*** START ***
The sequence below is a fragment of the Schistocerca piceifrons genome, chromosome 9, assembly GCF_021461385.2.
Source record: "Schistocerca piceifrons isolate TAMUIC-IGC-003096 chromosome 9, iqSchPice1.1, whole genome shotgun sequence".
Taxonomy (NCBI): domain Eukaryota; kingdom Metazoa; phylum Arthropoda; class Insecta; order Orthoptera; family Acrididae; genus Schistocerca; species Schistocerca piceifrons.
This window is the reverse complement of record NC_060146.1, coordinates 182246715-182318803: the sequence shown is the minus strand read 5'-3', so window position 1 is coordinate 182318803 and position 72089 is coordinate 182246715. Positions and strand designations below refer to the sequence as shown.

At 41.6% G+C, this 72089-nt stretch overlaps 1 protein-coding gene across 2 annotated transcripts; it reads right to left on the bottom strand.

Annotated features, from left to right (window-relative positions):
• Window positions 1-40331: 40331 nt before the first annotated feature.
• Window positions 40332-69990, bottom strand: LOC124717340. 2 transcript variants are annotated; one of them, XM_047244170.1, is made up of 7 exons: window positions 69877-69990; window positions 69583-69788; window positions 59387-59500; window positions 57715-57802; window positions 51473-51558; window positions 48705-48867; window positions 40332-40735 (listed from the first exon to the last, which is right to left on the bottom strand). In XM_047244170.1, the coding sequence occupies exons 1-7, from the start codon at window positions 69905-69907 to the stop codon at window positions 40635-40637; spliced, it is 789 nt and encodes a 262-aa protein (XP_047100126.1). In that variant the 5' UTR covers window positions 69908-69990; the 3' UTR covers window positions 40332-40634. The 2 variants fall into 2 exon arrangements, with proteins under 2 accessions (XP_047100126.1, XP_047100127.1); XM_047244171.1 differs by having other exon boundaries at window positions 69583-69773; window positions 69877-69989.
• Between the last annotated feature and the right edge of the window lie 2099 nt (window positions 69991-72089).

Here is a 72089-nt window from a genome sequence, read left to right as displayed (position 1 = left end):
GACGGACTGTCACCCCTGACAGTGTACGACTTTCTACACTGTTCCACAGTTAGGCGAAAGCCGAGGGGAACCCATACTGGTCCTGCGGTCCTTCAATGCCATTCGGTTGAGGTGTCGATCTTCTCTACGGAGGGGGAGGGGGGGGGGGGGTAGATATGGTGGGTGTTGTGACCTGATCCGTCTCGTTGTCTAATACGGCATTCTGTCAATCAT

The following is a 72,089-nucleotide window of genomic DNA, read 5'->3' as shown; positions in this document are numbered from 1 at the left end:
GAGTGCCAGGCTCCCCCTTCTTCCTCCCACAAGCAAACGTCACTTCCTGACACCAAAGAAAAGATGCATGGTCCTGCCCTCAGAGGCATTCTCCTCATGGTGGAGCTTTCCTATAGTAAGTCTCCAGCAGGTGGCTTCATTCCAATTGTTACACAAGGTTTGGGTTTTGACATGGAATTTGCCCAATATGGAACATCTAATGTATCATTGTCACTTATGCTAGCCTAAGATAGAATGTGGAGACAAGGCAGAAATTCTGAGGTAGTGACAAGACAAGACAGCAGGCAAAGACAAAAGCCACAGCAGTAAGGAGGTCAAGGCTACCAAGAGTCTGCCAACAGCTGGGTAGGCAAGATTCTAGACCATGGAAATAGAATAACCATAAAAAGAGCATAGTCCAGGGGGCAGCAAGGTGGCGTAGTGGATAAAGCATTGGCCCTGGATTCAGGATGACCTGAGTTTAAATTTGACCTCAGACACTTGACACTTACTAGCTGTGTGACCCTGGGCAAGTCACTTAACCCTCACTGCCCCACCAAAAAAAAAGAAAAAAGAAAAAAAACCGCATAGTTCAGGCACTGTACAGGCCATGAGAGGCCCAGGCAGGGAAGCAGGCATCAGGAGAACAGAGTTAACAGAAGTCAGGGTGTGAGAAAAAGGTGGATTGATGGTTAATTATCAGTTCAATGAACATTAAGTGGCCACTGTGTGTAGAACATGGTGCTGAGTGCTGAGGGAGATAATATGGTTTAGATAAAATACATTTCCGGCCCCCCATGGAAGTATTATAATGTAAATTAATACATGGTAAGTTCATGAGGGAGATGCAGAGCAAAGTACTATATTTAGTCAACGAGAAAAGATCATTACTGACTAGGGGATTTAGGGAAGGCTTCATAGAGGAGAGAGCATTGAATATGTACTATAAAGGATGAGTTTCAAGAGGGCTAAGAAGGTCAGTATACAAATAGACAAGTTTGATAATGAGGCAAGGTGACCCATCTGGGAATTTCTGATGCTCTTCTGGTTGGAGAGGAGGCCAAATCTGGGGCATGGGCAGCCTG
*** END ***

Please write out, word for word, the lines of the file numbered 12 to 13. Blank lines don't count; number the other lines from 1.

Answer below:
The following is a 72,089-nucleotide window of genomic DNA, read 5'->3' as shown; positions in this document are numbered from 1 at the left end:
GAGTGCCAGGCTCCCCCTTCTTCCTCCCACAAGCAAACGTCACTTCCTGACACCAAAGAAAAGATGCATGGTCCTGCCCTCAGAGGCATTCTCCTCATGGTGGAGCTTTCCTATAGTAAGTCTCCAGCAGGTGGCTTCATTCCAATTGTTACACAAGGTTTGGGTTTTGACATGGAATTTGCCCAATATGGAACATCTAATGTATCATTGTCACTTATGCTAGCCTAAGATAGAATGTGGAGACAAGGCAGAAATTCTGAGGTAGTGACAAGACAAGACAGCAGGCAAAGACAAAAGCCACAGCAGTAAGGAGGTCAAGGCTACCAAGAGTCTGCCAACAGCTGGGTAGGCAAGATTCTAGACCATGGAAATAGAATAACCATAAAAAGAGCATAGTCCAGGGGGCAGCAAGGTGGCGTAGTGGATAAAGCATTGGCCCTGGATTCAGGATGACCTGAGTTTAAATTTGACCTCAGACACTTGACACTTACTAGCTGTGTGACCCTGGGCAAGTCACTTAACCCTCACTGCCCCACCAAAAAAAAAGAAAAAAGAAAAAAAACCGCATAGTTCAGGCACTGTACAGGCCATGAGAGGCCCAGGCAGGGAAGCAGGCATCAGGAGAACAGAGTTAACAGAAGTCAGGGTGTGAGAAAAAGGTGGATTGATGGTTAATTATCAGTTCAATGAACATTAAGTGGCCACTGTGTGTAGAACATGGTGCTGAGTGCTGAGGGAGATAATATGGTTTAGATAAAATACATTTCCGGCCCCCCATGGAAGTATTATAATGTAAATTAATACATGGTAAGTTCATGAGGGAGATGCAGAGCAAAGTACTATATTTAGTCAACGAGAAAAGATCATTACTGACTAGGGGATTTAGGGAAGGCTTCATAGAGGAGAGAGCATTGAATATGTACTATAAAGGATGAGTTTCAAGAGGGCTAAGAAGGTCAGTATACAAATAGACAAGTTTGATAATGAGGCAAGGTGACCCATCTGGGAATTTCTGATGCTCTTCTGGTTGGAGAGGAGGCCAAATCTGGGGCATGGGCAGCCTG